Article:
Unfortunately, the APCSS can no longer invite Myanmar military officials ranked brigadier general and above. If further restrictions are pushed through, they would only make the Burmese military leaders, who are open to implementing democratic reforms, antagonistic toward the U.S. and other Western governments. Sanctions would discourage them from furthering the political transition and could encourage them to go back to their old ways.

Renewed Western-led sanctions could also drive Myanmar into China's orbit. While the U.S. and other Western countries are pressuring the Myanmar military on the Rohingya issue, China is giving its full diplomatic support to Naypyitaw, arguing that the Rohingya issue is internal. Beijing has strong economic interests in Rakhine state. Russia, a longtime partner of the military, also sides with Naypyitaw. The Russian Ambassador to Myanmar Nikolay A. Listopadov told the press recently that, "there is not reliable proof, evidence to make such a condemnation, genocide and ethnic cleansing, no evidence."

Many analysts have asserted that Myanmar's generals opened up the country because they wanted to balance China's overbearing influence. The military will inevitably embrace China again if Western countries impose new curbs, including targeted sanctions on the top brass. Several retired and current military officers have started doubting the Western commitment to Myanmar's development and reform process.

China model

If Beijing becomes a more attractive partner for Naypyitaw, Myanmar's reform trajectory would shift toward the China model -- an authoritarian regime with a market economy, and away from Western-style liberal democracy that recognizes the importance of civil liberties and human rights. This would make life worse for vulnerable minorities like the Rohingya.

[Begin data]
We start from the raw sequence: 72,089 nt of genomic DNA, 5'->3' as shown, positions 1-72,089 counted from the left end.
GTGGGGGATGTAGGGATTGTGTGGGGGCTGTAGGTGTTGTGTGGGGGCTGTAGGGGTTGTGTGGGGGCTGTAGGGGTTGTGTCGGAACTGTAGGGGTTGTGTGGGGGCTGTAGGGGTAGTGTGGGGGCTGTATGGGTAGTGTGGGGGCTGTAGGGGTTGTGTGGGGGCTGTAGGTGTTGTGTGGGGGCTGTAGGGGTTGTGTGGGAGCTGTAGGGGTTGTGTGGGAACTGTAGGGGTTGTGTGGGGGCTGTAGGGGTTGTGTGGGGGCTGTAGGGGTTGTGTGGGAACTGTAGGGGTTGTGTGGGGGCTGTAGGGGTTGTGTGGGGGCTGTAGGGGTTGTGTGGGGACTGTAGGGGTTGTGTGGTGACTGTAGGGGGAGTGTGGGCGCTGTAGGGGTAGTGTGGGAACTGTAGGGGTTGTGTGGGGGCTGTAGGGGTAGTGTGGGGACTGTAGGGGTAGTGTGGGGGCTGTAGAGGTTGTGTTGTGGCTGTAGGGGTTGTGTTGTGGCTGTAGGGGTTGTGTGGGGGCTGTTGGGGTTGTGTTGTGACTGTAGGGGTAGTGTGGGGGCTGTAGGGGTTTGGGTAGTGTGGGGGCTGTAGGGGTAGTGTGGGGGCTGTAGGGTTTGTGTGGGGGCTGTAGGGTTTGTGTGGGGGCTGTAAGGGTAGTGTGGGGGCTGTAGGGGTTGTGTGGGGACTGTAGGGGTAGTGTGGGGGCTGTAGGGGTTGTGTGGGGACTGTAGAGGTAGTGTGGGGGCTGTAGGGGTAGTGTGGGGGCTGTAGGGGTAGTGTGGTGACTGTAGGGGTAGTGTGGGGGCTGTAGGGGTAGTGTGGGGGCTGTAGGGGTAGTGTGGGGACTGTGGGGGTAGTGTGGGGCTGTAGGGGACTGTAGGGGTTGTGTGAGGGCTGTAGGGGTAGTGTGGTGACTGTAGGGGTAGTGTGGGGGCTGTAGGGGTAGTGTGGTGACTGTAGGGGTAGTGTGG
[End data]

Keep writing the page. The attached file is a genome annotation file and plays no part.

Western sanctions would also send unintended signals to foreign investors. Even if sanctions target only the Myanmar military and its business empire, they would reduce investors' confidence in Myanmar's market. Foreign direct investment (FDI) would flow elsewhere. In the first year of Aung San Suu Kyi's government, FDI volume is in any case down about 30% from the previous year. More than a quarter of Burmese live in poverty, and the poor suffer the most from economic turmoil.

Western governments should choose engagement over sanctions. The Advisory Commission on Rakhine state headed by Kofi Annan, a former U.N. secretary general, has several recommendations for international donors. One of them is to provide technical and financial assistance for training on human rights awareness, protection of civilians, and community policing. Myanmar also needs international assistance to fight against drug trafficking that has fueled conflict in Rakhine and other cross-border crimes such as human trafficking and migrant smuggling of which the Rohingya are frequent victims.

In short, diplomacy and engagement -- not punishment and sanctions -- would be a better way to help the Rohingya as well as support Myanmar's long-term democratic transition.

Nay Yan Oo is a resident fellow at the Pacific Forum, Center for Strategic and International Studies (CSIS), and was previously at the Center for Burma Studies at Northern Illinois University.